But seriously, even if you had consulted me, my ego probably wouldn’t have budged. Best way to put that sucker in its place is with a good dose of embarrassment and humility. But that lesson has left an indelible mark, and next time I’ll move it out of the way.

    Thanks for leaving a comment, by the way. That goes for all of you I have not yet thanked: Barbara, Jill, Cindy, Carolyn, Sally, and Jillian. Hope you come back for Part 4. 🙂

  2. Beau Williford

    I could have told you that Deirdre would never freeze-up! She is the ultimate professional, both in and out of the ring. When I read the manuscript, I was completely enthralled,and I knew the story. I believe the book will be a BEST SELLER, and there will be many agents scratching their heads for not reading the manuscript.
    Best of Luck,
    Beau Williford

  3. Sally G

    Darrelyn..It’s 6am, I’m exhausted already but you gave me my first big smile of the day!! What a funny rendering of a terrifying moment. I would have loved to have heard what Deirdre said to the man in the black sweater while you were busy floating around the ceiling!! Candid and honest as usual. How nice for us that you and D. collided together from beginnings across the Pond. No wonder you were asked to just send in the manuscript–I can’t wait until the movie comes out!!!!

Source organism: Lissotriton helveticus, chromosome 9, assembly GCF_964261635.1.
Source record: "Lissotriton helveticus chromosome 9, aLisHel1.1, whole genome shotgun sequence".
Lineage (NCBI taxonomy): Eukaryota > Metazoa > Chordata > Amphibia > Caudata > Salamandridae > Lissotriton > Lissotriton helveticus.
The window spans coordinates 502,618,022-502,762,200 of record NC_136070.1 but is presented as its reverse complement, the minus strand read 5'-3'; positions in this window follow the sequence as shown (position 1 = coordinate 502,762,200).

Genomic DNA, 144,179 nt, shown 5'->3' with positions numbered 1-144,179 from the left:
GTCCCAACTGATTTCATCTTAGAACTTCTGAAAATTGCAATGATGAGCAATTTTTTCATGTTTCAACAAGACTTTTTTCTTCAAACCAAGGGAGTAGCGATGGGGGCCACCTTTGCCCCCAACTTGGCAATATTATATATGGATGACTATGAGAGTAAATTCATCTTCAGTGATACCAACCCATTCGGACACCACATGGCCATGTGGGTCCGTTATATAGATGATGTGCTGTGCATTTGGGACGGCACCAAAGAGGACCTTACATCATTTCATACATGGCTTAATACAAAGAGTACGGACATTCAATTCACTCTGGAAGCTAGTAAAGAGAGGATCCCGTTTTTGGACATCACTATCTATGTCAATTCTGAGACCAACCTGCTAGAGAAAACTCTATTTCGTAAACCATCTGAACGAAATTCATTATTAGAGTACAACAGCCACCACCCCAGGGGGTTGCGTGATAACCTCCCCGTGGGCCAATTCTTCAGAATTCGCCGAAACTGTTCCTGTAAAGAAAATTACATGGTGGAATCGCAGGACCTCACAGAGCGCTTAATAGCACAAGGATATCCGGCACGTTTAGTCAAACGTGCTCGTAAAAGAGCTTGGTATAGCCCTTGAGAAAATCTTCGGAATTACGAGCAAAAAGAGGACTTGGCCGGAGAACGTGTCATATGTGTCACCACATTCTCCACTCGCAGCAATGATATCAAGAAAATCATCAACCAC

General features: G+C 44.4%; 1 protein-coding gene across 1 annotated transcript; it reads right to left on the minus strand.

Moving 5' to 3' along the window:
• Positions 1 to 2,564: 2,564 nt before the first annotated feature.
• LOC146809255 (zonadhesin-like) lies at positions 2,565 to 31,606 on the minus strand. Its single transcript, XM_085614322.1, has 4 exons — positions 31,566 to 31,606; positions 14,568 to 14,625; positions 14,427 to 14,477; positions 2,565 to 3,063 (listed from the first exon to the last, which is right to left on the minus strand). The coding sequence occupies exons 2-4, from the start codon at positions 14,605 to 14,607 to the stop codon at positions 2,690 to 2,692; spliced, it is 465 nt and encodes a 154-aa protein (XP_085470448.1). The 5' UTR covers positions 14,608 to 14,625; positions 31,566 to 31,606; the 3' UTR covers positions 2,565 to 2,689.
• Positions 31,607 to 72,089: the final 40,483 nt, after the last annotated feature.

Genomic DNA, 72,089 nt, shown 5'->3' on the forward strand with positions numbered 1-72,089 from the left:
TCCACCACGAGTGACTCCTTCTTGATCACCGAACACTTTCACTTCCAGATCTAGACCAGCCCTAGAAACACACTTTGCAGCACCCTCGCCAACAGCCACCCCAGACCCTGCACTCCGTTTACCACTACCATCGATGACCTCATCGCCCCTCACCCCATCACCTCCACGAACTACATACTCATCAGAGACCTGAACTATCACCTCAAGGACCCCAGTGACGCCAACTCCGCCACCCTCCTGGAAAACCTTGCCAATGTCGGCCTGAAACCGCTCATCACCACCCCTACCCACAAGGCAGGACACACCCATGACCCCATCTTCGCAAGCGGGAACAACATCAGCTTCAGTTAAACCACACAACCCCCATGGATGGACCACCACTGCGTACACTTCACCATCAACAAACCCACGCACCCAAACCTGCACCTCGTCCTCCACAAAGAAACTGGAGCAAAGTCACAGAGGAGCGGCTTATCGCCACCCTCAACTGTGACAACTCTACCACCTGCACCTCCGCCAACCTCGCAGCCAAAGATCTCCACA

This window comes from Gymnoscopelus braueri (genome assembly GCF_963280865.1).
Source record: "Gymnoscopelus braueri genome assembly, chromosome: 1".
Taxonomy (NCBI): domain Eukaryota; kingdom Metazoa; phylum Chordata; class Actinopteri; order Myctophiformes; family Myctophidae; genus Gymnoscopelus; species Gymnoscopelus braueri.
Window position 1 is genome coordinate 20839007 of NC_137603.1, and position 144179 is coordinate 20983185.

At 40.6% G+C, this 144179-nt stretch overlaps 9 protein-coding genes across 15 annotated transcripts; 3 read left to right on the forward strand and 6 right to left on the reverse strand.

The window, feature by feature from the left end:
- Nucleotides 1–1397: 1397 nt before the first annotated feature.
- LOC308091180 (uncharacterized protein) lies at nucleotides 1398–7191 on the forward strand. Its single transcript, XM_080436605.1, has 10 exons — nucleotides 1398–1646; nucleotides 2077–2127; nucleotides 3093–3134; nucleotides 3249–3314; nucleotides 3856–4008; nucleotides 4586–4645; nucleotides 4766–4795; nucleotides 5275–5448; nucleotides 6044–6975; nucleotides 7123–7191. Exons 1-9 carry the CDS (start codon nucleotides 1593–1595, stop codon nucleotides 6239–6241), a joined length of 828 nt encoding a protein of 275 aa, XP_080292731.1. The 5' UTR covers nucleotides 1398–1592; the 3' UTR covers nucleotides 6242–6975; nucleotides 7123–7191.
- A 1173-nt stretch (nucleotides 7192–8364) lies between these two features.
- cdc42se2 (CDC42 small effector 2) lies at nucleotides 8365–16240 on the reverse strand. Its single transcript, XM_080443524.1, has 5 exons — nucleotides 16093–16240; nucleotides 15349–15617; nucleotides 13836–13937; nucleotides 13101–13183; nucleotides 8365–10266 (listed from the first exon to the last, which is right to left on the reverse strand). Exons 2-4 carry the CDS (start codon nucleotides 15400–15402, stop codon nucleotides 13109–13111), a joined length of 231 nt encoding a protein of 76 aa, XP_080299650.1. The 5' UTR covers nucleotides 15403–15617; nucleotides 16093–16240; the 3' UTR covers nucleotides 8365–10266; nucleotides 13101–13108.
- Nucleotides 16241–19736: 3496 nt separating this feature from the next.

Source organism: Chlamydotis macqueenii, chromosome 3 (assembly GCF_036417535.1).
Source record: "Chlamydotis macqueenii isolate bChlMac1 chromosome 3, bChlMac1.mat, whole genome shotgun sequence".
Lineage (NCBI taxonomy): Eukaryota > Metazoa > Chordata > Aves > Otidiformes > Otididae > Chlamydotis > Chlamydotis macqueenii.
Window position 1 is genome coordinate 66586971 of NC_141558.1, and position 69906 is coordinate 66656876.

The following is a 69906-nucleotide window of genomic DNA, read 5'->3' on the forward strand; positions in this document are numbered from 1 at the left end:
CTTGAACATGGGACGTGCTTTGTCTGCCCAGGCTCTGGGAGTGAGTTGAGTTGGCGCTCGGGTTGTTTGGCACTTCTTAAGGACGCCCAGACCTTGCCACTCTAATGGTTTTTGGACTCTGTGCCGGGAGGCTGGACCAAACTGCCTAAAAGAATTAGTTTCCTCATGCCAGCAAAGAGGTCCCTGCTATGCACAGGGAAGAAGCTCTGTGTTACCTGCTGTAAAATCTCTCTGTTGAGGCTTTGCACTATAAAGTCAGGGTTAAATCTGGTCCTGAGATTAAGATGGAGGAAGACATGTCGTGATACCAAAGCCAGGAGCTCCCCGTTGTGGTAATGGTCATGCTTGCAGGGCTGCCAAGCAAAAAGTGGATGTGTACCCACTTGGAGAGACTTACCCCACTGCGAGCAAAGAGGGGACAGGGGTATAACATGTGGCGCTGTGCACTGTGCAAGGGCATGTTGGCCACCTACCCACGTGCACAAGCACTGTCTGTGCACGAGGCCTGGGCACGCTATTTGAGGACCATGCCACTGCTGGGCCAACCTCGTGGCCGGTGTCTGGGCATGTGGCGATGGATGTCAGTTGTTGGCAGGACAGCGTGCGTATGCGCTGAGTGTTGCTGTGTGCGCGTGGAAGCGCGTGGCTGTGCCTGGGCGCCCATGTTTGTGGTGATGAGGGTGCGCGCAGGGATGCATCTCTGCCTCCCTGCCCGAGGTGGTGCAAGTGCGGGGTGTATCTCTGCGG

4. Cindy Bullion

    Darrelyn, I am so excited for you! Reading about your experiences at Oxford is almost like being a fly on the wall; I felt like I was there with you.
    Looking forward to the Part 4!
    Cindy B.

  5. Jill George

    Loved part three. You make me smile just picturing you during all of this pitching. 1st, I would have been happy but alittle PO’d that the two I came to pitch gave me the "send it" from what I had gone thru etc. 2nd, like you, I would have been elated to Pitch anyway to anyone who would listen, just to DO it! Once again you made me feel like I was you standing there. I know you made Deidre tell you in detail exactly "what" she said. But that can remain between you two. Can’t wait for part four. Excellant!

  6. Barbara Weibel

    How I wanted to read EXACTLY what Deidre said to Moore! And how wonderful for you that TWO agents asked for your manuscript. Makes me wonder what part four could possibly be about. But I guess I’ll just have to wait for the final installment. Happy New Year, Darrelyn.

  7. cynthia newberry martin

    Darrelyn, they’ve all been wonderful, but this installment is the best! Not an unnecessary word in the post. Strong verbs that put me right in the moment and drew me forward. I agree that I felt as if I were there too. And what a story–Deirdre’s and the pitch fest. Looking forward to reading #4 and the memoir. Happy New Year!

  8. kathryn magendie